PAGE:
Chancellor Philip Hammond has written to the Office of Tax Simplification (OTS) to request a review of inheritance tax (IHT) with a view to simplifying the current regime. He stated that “IHT, and the system within which it operates, is particularly complex, and I would like to request that the OTS carry out a review of the IHT regime.”
Mr Hammond has also suggested that he would be interested to hear any proposals the OTS may have for simplification to ensure that the system is fit for purpose and the review should include a focus on the technical and administrative issues within IHT, such as the process of submitting returns and paying any tax due, as well as practical issues around routine estate planning and disclosure. As we understand it he has also asked the OTS to consider how current gift rules interact with the wider IHT system, and whether the current framework caused distortions to taxpayers’ decisions surrounding transfers, investments and other relevant transactions.
Since Mr. Hammonds letter a couple of weeks a go, the OTS has published more details about its review of inheritance tax (IHT) Among the issues the OTS says will be in scope are the process around submitting IHT returns and paying any tax, including cases where it is clear from the outset that there will be no tax to pay, and the various gifts rules including the annual threshold for gifts, small gifts and normal expenditure out of income, as well as their interaction with each other and the wider IHT framework.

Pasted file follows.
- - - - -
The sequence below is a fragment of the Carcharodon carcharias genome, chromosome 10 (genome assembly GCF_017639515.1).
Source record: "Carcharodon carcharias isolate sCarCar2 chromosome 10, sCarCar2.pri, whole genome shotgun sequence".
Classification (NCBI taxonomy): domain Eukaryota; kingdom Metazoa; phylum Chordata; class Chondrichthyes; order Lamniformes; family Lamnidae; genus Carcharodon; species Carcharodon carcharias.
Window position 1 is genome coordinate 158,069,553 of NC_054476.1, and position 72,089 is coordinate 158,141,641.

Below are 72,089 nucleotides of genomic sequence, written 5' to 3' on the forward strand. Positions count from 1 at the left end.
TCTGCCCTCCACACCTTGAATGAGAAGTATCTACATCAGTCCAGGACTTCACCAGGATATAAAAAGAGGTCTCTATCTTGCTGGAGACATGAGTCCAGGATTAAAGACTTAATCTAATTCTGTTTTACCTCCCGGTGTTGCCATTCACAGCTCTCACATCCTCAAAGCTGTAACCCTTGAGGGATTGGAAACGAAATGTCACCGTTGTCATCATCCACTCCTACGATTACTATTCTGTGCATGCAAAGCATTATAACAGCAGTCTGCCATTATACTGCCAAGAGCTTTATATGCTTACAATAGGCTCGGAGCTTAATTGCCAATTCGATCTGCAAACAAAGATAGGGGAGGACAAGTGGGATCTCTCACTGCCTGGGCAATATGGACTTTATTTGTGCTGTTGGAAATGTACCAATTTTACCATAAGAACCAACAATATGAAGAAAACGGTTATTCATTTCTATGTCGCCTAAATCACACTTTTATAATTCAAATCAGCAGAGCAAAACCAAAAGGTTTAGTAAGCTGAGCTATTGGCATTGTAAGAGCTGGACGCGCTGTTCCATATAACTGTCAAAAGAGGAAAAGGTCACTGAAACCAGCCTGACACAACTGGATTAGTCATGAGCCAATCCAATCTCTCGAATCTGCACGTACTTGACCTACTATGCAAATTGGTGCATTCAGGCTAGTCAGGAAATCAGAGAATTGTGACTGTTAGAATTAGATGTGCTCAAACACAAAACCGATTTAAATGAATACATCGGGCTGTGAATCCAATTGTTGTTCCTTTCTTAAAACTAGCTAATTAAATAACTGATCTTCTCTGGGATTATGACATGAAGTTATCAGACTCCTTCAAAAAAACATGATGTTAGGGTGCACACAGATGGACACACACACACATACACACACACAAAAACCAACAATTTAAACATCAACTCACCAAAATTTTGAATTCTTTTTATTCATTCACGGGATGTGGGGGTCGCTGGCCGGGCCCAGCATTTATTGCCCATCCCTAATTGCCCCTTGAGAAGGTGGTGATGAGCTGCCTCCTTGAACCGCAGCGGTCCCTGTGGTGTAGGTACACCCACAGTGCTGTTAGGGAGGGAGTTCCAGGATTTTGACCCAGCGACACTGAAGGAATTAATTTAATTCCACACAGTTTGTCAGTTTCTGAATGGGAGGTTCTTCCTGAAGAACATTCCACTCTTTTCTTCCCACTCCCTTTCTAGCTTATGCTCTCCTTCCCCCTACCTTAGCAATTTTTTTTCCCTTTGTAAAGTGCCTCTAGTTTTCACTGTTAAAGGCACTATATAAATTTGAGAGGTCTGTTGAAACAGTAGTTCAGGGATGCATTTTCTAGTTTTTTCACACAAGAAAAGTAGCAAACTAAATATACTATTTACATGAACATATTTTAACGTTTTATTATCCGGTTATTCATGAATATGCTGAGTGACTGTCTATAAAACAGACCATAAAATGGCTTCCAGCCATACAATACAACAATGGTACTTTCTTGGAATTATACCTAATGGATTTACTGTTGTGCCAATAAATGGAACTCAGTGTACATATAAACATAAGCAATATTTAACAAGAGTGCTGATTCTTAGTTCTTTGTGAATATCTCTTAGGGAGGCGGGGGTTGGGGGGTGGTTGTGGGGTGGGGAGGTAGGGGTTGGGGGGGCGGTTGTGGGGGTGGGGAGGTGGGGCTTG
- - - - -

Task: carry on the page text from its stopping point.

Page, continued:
The review will also look at other administrative and practical issues around routine estate planning, compliance and disclosure, including aspects of the probate procedure.
We understand the OTS will publish a report in the autumn offering specific simplification recommendations for the government to consider.
Certainly some exemptions such as the annual exemption, and the small gifts exemption for example have not kept pace with inflation and it is hoped that any review may recommend restoring these to more a more realistic level.
Simplification would be welcomed but, a review of the tax also needs to be treated with some caution as it could lead to changes that are not favourable, after all, one way of simplifying how certain reliefs work is to abolish them or limit availability!
Currently many opportunities exist to help you plan to mitigate your IHT exposure and therefore whilst the Chancellor and the OTS deliberate anyone considering IHT and estate planning may wish to seek advice on the options currently available before changes are made.
For more information or advice please contact:
t: 01245 254250
t: 01702 606842
t: 01245 254258
This is intended as a summary and overview of the tax situation and does not constitute financial advice and no action should be taken without first seeking professional advice specific to your circumstances.